Tired of rocking the Fabio-Rapunzel look you’ve been cultivating for the past year and a half? Instead of picking up the phone for your next overpriced cut, let someone pay you for a change for what’s rightfully yours. Hair-selling is a perfectly legit and legal form of trade—wigs and hairpieces have to come from somewhere. And while donating your locks for a good cause is always a generous option, if you really need the cash, there’s no reason your flowing mane shouldn’t be fair-game on the e-market too. All it takes is some time, loving attention and a little care. Here’s how to go about it.
The rules of hair-selling
Selling your hair online is not as chop-chop as you might think. Two paramount rules apply: 1) Your hair must be virgin, meaning it’s never been colored or permed. Virgin also means you’ve minimized using a curling iron, hair straightener or blow dryer, and that you get your hair trimmed every once in a while so as to avoid split ends. Being a non-smoker is also a plus. The more au naturale your hair is, the more likely you’ll be able to sell it for a premium. 2) Your hair must be at least ten inches long, but the truth is, the longer the better.
Once you’ve determined the purity of your hair, you’ll need to describe and document the goods: virgin (hopefully); and your hair’s color, length and thickness. It’s highly recommended that you sell your hair before you cut it. Take a picture of your hair next to a tape measure to prove its length. And if you can, include the weight of the pony tail as well.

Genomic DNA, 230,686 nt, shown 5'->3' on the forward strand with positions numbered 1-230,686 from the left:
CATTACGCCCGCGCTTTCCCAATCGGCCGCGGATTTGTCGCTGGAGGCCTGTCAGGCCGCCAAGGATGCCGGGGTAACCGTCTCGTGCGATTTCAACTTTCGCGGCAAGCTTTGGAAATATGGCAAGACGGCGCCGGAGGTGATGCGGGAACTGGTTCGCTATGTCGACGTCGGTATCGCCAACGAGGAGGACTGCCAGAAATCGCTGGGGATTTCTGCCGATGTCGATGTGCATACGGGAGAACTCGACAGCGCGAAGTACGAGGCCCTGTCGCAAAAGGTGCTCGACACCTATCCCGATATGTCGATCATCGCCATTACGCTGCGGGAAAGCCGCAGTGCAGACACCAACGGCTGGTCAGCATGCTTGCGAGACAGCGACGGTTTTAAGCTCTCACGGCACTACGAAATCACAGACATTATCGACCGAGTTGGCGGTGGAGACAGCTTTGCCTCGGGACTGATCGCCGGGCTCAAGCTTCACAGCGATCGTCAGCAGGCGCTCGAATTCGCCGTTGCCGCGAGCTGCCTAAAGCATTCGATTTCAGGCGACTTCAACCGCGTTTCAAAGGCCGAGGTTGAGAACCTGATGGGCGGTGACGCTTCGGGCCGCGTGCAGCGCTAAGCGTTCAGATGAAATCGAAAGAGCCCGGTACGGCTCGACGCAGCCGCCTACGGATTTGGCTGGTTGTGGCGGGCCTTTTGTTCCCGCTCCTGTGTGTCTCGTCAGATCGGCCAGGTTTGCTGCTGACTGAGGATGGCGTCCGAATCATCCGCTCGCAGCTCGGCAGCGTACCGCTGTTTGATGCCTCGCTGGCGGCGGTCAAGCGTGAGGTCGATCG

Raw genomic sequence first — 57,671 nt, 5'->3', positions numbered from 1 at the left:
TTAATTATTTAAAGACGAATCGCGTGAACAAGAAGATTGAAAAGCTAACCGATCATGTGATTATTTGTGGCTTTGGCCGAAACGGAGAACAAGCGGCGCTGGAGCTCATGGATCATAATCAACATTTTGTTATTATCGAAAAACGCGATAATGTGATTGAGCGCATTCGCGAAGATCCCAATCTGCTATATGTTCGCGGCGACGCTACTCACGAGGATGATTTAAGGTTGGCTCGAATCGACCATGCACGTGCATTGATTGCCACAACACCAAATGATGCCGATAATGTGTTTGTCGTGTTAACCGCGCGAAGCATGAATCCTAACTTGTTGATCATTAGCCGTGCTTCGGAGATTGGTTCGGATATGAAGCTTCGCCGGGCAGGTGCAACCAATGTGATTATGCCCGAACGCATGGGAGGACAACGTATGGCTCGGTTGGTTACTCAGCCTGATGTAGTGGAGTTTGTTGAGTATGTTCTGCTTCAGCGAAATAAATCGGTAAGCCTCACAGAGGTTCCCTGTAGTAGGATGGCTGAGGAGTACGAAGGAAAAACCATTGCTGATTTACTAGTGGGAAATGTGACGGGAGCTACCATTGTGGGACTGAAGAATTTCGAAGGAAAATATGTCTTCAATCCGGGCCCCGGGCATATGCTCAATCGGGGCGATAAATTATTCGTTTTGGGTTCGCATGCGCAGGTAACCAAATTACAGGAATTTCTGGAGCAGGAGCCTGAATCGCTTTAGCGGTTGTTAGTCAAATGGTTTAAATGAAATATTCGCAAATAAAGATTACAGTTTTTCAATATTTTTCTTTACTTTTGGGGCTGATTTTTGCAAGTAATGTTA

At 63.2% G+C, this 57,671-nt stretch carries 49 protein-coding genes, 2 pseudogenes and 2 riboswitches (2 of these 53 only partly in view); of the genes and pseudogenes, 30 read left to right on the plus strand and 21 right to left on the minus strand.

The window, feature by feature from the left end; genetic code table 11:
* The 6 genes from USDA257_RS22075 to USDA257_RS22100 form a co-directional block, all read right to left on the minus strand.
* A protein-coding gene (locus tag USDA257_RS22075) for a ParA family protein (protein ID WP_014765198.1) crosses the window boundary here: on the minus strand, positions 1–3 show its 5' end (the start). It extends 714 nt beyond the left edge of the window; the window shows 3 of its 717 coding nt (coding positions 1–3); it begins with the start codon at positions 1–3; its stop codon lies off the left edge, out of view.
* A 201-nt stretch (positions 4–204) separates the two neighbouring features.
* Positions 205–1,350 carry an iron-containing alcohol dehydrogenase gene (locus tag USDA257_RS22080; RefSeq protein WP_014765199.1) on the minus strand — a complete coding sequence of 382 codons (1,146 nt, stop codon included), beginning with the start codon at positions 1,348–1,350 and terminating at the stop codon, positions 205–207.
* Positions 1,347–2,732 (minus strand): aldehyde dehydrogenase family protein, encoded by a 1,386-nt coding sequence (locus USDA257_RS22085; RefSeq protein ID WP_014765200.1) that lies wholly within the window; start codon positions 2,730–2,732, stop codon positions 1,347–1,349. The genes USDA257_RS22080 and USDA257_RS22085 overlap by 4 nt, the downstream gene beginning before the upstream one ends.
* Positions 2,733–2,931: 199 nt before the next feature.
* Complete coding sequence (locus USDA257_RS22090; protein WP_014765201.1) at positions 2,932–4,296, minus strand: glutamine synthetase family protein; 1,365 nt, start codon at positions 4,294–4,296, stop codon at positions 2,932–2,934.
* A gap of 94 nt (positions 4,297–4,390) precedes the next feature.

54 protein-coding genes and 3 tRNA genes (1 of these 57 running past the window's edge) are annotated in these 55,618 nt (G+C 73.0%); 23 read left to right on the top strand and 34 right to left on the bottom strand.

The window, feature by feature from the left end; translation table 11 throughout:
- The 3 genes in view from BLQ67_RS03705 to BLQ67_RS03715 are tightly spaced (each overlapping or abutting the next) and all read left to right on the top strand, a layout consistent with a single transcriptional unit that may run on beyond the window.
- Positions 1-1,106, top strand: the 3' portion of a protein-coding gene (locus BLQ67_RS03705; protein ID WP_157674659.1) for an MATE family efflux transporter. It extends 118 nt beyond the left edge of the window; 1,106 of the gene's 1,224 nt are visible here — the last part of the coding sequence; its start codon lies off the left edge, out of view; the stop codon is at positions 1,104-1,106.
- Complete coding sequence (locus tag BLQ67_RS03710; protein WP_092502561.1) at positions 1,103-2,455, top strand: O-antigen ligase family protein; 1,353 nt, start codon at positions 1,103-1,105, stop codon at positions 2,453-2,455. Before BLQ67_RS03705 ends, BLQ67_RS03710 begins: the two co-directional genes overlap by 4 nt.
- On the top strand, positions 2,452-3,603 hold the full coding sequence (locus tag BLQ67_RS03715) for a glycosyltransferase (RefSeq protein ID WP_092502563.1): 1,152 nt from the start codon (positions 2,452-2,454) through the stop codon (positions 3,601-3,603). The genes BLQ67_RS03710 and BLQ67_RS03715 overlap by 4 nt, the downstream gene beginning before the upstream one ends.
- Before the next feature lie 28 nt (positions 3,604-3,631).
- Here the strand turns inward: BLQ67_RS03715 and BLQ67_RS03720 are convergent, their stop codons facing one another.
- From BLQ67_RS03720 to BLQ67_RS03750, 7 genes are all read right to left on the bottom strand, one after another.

Once your hair is sold, it’s best to have a professional do the cutting. Be sure to include photographs of the hair removal. Packaging and payment depends on the Website you register with and the particular criteria of the buyer.
Where to sell
According to the company, it’s the largest independent hair selling site in existence. A plus for all you exceptionally long-haired brokesters is that the Hair Trader doesn’t charge a fee to post your listing. The site’s easily navigable and is open to both buyers and sellers. And if this is any indication of its superior legitimacy, the Hair Trader has been covered by several mainstream media sources, including Good Morning America, CNN and ABC. A recent seller set a record at $3,600 for 27 inches of “thick, gorgeously long, thick body filled brown hair.” And other top sales were listed at upward of $2,000. That’s the bar, folks.
In terms of its purple color scheme, Online Hair Affair, the self-proclaimed “best place to buy and sell hair,” is the most Prince-esque of the bunch. It claims to be the “first and only” place to auction hair online, but this lie aside, the site provides both buyers and sellers the opportunity to post free listings. All sales here are subject to an eight percent fee. We couldn’t find any $3,600 sales, but there were a few current listings in the $200-$400 range.
The point of mentioning this site is to highlight the superiority of the two previous ones. Not only does the site contain a strange religious undertone, it costs $20 to post a three-month ad. But, to its credit, you can do so much more here than buy and sell hair: There are hair necklaces, glass eggs with hair flowers inside and even horse hair by the pound.
The bottom line
There doesn’t seem to be an exact science when it comes to how much you can make from selling your hair. Yours could be the $3,700 new record holder, or you could languish in no-bid land for months. Your best bet is to have the most beautiful and luscious hair in all the land, take good care of it and let it grow.
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